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"can we both be wrong, flanner?"

I mis-phrased my answer.

I occasionally hear bird scarers when walking through deep countryside: even in the middle of England there are places an hour's walk, or sometimes even longer, from the nearest pub - and the "thud...thud" background can sometimes be louder than the birds. It's not particularly rare -or anything like a rocket.

What I've never encountered is a bird scarer that's audible from home or from a pub or hotel - and it's often surprising how small an area they are audible in.

The law's quite strict and widely enforced, and every district council EPO in rural England knows about it. At this time of year, birds start destroying crops around 0330 and whatever anti-bird techniques a farmer uses have to be operating by then. So if a farmer uses an bird scarer near houses there'll be complaints on the EPO's phone before she arrives at work, and an order served on the farmer the same morning.

So any farmer with vulnerable crops near inhabited areas has to use a different technique, or find a different crop. It's one of those constraints farmers grumble about - but, like all the moans on Farming Today, constraints they either learn to live with or get out of farming because of.

It isn't something local corruption finds a way to ignore. Few people have full double glazing, we all keep our bedroom windows open and people these days are a lot noisier about noise than they were 50 years ago.

However: one allied phenomenon is the noise-obsessive who claims to hear things no-one else can. My suspicion is that the poster's one of them.
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Jun 20th, 2015, 11:59 PM
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Try living somewhere with Canada Geese nearby - they constantly bicker throughout the night, it's like living with permanent stag and hen parties next door.
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Jun 21st, 2015, 12:37 AM
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D n f t t
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Jun 21st, 2015, 01:24 AM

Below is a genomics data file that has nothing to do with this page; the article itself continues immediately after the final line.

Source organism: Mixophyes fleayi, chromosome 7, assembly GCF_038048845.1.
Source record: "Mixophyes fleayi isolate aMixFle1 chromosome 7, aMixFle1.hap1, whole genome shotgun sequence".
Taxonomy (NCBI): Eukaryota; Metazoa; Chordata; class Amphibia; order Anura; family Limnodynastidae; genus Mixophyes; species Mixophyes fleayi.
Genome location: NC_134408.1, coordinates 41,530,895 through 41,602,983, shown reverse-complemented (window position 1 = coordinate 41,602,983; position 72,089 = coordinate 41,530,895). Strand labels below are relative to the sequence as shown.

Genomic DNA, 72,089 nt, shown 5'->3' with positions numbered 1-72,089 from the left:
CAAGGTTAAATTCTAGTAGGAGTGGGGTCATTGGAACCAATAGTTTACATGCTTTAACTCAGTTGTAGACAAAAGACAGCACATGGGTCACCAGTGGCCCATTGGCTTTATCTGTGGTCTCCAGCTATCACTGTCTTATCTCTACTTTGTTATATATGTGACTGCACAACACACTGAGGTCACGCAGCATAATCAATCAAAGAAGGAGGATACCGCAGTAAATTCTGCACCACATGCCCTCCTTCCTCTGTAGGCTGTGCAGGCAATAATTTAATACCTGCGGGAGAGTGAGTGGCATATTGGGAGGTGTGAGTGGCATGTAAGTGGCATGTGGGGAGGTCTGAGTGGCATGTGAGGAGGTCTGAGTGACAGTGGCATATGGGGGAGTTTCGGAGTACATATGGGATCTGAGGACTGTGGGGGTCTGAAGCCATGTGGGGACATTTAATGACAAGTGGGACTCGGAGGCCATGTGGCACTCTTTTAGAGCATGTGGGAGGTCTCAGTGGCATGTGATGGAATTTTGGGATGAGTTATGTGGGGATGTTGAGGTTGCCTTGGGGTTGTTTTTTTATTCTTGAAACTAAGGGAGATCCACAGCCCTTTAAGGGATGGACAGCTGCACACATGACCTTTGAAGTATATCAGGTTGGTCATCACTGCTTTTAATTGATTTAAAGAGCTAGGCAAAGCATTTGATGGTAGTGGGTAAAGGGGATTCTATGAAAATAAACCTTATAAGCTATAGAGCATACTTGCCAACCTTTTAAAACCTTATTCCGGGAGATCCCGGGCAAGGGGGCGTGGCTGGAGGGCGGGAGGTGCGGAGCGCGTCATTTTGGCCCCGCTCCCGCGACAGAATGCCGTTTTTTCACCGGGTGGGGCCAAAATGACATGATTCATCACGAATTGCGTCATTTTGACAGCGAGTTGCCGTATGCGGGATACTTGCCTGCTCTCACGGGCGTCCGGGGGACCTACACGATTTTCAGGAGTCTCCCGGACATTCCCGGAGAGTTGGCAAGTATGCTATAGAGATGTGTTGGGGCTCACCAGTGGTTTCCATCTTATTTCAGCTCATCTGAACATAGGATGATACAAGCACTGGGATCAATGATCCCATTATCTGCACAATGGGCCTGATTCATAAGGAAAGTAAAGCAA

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I have heard them but only when I have been on country walks,in fact one went off pretty near the path we were on and I just about needed to change my underwear.
It is really only at certain times of year and in the area I live in it is usually after they have sowed the winter barley an essential ingredient for making whisky.
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Jun 21st, 2015, 02:01 AM
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D n f t t, Havana?
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Jun 21st, 2015, 02:13 AM
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Do not feed the tosser
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Jun 21st, 2015, 03:02 AM
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Agriculture in the old country is so quaint, right, Flanner?
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Jun 21st, 2015, 03:14 AM
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I wondered how long Dukey and the gang would take to respond to a post by Flanner.

Don't you have anything better to do?
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Jun 21st, 2015, 05:28 AM
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well, not for the first time he's right on the money as the OP was talking ba..s as anyone who lives in or has even visited the british countryside would know full well.

[thank you for the translation, dotheballshall, but the only person here worthy of the term is the one who started the thread].
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Jun 21st, 2015, 06:44 AM
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Again, Flanner is talking knowledgeably. He likes to pull American legs. Some see the joke and others don't